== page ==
Impeachment may be conducted by congress for the following reasons outlined in the U.S. Constitution:
Article I, Section 2, Clause 5 of the United States Constitution provides:
The House of Representatives shall choose their Speaker and other Officers; and shall have the sole Power of Impeachment.
Article I, Section 3, Clauses 6 and 7 provide:
The Senate shall have the sole Power to try all Impeachments. When sitting for that Purpose, they shall be on Oath or Affirmation. When the President of the United States is tried, the Chief Justice shall preside: And no Person shall be convicted without the Concurrence of two-thirds of the Members present. Judgment in Cases of Impeachment shall not extend further than to removal from Office, and disqualification to hold and enjoy any Office of honor, Trust or Profit under the United States; but the Party convicted shall nevertheless be liable and subject to Indictment, Trial, Judgment and Punishment, according to Law.
Article II, Section 2 provides:
[The President] ... shall have power to grant reprieves and pardons for offenses against the United States, except in cases of impeachment.
Article II, Section 4 provides:
The President, Vice President and all civil Officers of the United States, shall be removed from Office on Impeachment for, and Conviction of, Treason, Bribery, or other high Crimes and Misdemeanors.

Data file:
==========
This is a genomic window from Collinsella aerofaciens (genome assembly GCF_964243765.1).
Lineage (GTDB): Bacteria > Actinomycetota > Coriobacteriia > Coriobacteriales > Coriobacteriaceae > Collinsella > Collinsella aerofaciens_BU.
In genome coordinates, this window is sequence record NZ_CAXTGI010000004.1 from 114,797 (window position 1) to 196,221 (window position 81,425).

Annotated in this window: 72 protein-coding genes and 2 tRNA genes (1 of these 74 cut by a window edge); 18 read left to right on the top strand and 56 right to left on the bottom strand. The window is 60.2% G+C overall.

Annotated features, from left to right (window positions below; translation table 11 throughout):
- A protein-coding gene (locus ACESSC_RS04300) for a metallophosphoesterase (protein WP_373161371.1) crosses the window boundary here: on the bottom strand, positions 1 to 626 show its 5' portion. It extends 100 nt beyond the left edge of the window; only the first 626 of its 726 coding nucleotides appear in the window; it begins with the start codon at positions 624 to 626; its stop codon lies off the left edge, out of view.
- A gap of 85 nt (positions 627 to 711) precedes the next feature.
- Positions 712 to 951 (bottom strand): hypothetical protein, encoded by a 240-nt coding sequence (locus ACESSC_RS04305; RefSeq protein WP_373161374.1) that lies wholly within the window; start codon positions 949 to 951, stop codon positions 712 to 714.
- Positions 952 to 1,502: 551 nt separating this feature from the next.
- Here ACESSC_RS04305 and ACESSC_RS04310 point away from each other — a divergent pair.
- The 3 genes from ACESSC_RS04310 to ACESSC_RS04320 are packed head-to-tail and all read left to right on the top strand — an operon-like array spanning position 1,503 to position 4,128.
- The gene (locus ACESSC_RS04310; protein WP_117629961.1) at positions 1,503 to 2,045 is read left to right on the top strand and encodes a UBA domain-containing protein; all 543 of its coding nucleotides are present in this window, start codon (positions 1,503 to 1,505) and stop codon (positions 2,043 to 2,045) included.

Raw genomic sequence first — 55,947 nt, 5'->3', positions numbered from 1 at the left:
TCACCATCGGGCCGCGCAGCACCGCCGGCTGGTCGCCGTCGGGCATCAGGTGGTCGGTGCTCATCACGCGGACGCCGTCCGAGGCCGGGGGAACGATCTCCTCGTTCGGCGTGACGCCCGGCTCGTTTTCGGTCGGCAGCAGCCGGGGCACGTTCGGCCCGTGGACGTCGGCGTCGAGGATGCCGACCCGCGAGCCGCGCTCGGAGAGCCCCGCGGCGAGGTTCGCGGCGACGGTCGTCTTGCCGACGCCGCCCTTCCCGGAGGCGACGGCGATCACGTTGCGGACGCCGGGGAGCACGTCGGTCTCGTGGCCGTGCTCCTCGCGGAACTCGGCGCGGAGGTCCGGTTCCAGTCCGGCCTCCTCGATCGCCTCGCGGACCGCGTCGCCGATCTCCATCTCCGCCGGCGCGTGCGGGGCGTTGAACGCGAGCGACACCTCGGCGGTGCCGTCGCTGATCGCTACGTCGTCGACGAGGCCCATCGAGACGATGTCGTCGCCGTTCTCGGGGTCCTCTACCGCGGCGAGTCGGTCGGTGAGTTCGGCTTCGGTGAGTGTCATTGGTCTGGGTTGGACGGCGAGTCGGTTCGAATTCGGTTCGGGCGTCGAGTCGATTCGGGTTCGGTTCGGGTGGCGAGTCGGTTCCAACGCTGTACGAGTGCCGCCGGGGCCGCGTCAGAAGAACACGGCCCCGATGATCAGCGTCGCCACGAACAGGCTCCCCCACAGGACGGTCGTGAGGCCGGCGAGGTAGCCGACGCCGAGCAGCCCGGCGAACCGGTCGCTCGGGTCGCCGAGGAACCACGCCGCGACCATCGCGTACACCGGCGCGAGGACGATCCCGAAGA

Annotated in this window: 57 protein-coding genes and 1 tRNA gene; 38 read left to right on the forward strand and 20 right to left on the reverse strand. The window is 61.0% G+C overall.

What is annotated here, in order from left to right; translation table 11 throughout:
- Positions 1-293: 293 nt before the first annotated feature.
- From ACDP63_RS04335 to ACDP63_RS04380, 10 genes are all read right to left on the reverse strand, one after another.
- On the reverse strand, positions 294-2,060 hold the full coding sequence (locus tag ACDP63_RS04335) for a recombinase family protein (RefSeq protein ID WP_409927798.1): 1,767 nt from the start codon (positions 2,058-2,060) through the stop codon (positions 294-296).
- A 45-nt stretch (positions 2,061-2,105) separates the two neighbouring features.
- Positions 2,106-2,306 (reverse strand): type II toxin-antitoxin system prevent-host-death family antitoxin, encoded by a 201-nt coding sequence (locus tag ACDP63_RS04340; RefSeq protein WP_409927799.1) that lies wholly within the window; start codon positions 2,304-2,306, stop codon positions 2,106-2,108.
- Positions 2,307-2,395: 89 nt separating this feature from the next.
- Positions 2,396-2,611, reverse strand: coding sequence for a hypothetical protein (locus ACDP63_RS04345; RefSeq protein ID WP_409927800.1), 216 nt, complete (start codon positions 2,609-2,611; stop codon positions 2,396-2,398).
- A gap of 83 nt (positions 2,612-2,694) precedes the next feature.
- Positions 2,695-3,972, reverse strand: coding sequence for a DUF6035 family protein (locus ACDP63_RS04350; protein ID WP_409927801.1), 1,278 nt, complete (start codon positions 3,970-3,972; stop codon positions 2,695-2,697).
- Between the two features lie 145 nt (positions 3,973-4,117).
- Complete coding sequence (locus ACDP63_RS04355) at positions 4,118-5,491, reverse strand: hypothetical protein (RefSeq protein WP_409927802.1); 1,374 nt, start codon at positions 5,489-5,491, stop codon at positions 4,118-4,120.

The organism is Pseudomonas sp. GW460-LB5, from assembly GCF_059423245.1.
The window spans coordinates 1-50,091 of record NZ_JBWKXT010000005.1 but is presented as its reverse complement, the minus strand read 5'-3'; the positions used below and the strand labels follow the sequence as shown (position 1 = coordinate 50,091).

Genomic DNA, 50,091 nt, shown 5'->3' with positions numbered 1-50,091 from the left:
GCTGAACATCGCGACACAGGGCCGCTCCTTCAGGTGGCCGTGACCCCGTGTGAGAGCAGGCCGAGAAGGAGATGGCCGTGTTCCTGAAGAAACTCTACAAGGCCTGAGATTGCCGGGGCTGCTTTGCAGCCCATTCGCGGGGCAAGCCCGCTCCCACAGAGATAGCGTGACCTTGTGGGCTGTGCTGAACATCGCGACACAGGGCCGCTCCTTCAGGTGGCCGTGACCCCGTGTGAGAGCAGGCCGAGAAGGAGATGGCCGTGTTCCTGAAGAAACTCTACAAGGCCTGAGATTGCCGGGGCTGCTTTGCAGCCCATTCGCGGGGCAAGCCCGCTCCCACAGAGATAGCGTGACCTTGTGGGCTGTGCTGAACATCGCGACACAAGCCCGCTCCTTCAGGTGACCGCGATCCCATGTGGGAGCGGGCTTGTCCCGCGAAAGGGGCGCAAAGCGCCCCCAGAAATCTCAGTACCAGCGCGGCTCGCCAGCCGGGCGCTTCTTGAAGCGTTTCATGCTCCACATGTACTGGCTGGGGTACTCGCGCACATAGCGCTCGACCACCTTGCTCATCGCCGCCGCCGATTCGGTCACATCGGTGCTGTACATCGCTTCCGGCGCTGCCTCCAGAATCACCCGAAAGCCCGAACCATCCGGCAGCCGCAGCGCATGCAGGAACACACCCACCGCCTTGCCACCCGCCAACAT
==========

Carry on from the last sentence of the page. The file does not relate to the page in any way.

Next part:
The first two, Treason and Bribery parallel crimes in the legal system (I say parallel because an impeachment charge by the House of Representatives is different from a Grand Jury indictment) and could easily draw upon the legal system for specific details as to what qualifies treason and bribery. However, "high crimes and misdemeanors" is morphic term from what I understand, and thus the potential is wide open for a federal officer to be removed from office for something that isn't necessarily a crime just because both Houses of Congress voted enough to say it is. If that was the case, then, given enough votes, both houses of congress could use impeachment as a political cudgel to oust anyone they so chose based off the loose definition of high crimes and misdemeanors.
Now, as a matter of practicality, the occurrences of impeachment in the United States are few and far between and in recent memory only the impeachments of the President have proven to be controversial (contrived or not). However, it is this potential toxic side effect - that if someone acting in their official duty happens to go against the politics of the day - lead me to ask the following question...
Given that what qualifies as a high crime or misdemeanor is left to the legislature to define, why allow both houses of congress to remove someone from office with what may potentially not be a crime?